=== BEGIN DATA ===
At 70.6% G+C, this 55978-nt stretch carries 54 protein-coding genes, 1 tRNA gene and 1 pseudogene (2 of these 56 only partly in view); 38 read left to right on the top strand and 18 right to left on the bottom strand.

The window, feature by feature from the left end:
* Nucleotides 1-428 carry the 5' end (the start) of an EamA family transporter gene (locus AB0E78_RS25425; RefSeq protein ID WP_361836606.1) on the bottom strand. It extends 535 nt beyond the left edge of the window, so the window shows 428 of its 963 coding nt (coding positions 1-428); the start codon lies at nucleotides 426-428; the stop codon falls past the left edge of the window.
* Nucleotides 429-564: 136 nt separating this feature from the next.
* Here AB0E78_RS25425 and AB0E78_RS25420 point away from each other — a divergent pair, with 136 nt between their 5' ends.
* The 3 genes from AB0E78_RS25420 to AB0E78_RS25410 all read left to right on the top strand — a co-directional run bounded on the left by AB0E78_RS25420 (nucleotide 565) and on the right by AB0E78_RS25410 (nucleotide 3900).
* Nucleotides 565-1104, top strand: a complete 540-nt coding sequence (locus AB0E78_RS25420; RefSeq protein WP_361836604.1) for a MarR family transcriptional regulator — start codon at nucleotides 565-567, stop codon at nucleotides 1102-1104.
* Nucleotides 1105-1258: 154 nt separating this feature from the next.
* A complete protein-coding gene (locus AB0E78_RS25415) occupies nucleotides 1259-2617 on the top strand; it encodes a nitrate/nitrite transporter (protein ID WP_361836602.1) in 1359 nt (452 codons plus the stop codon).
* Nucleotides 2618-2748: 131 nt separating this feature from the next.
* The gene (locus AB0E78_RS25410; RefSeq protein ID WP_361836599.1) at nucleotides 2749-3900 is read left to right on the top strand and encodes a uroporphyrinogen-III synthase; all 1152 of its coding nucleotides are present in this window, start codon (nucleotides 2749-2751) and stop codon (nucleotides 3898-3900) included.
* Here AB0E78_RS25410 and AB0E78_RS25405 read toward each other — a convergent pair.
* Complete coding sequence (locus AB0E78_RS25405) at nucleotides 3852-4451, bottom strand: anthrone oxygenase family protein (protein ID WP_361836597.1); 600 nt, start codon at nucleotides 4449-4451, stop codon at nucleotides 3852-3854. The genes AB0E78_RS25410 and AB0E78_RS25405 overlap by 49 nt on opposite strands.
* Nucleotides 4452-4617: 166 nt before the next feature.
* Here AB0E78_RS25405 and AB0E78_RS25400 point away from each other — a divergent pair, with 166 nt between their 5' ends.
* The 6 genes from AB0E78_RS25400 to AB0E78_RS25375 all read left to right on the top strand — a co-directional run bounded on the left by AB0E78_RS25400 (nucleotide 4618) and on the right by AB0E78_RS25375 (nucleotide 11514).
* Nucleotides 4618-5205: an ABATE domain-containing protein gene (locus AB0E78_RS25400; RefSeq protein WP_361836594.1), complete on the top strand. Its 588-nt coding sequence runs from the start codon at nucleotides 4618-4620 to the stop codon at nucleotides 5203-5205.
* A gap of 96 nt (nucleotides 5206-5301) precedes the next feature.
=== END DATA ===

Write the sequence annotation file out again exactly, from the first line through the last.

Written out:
At 70.6% G+C, this 55978-nt stretch carries 54 protein-coding genes, 1 tRNA gene and 1 pseudogene (2 of these 56 only partly in view); 38 read left to right on the top strand and 18 right to left on the bottom strand.

The window, feature by feature from the left end:
* Nucleotides 1-428 carry the 5' end (the start) of an EamA family transporter gene (locus AB0E78_RS25425; RefSeq protein ID WP_361836606.1) on the bottom strand. It extends 535 nt beyond the left edge of the window, so the window shows 428 of its 963 coding nt (coding positions 1-428); the start codon lies at nucleotides 426-428; the stop codon falls past the left edge of the window.
* Nucleotides 429-564: 136 nt separating this feature from the next.
* Here AB0E78_RS25425 and AB0E78_RS25420 point away from each other — a divergent pair, with 136 nt between their 5' ends.
* The 3 genes from AB0E78_RS25420 to AB0E78_RS25410 all read left to right on the top strand — a co-directional run bounded on the left by AB0E78_RS25420 (nucleotide 565) and on the right by AB0E78_RS25410 (nucleotide 3900).
* Nucleotides 565-1104, top strand: a complete 540-nt coding sequence (locus AB0E78_RS25420; RefSeq protein WP_361836604.1) for a MarR family transcriptional regulator — start codon at nucleotides 565-567, stop codon at nucleotides 1102-1104.
* Nucleotides 1105-1258: 154 nt separating this feature from the next.
* A complete protein-coding gene (locus AB0E78_RS25415) occupies nucleotides 1259-2617 on the top strand; it encodes a nitrate/nitrite transporter (protein ID WP_361836602.1) in 1359 nt (452 codons plus the stop codon).
* Nucleotides 2618-2748: 131 nt separating this feature from the next.
* The gene (locus AB0E78_RS25410; RefSeq protein ID WP_361836599.1) at nucleotides 2749-3900 is read left to right on the top strand and encodes a uroporphyrinogen-III synthase; all 1152 of its coding nucleotides are present in this window, start codon (nucleotides 2749-2751) and stop codon (nucleotides 3898-3900) included.
* Here AB0E78_RS25410 and AB0E78_RS25405 read toward each other — a convergent pair.
* Complete coding sequence (locus AB0E78_RS25405) at nucleotides 3852-4451, bottom strand: anthrone oxygenase family protein (protein ID WP_361836597.1); 600 nt, start codon at nucleotides 4449-4451, stop codon at nucleotides 3852-3854. The genes AB0E78_RS25410 and AB0E78_RS25405 overlap by 49 nt on opposite strands.
* Nucleotides 4452-4617: 166 nt before the next feature.
* Here AB0E78_RS25405 and AB0E78_RS25400 point away from each other — a divergent pair, with 166 nt between their 5' ends.
* The 6 genes from AB0E78_RS25400 to AB0E78_RS25375 all read left to right on the top strand — a co-directional run bounded on the left by AB0E78_RS25400 (nucleotide 4618) and on the right by AB0E78_RS25375 (nucleotide 11514).
* Nucleotides 4618-5205: an ABATE domain-containing protein gene (locus AB0E78_RS25400; RefSeq protein WP_361836594.1), complete on the top strand. Its 588-nt coding sequence runs from the start codon at nucleotides 4618-4620 to the stop codon at nucleotides 5203-5205.
* A gap of 96 nt (nucleotides 5206-5301) precedes the next feature.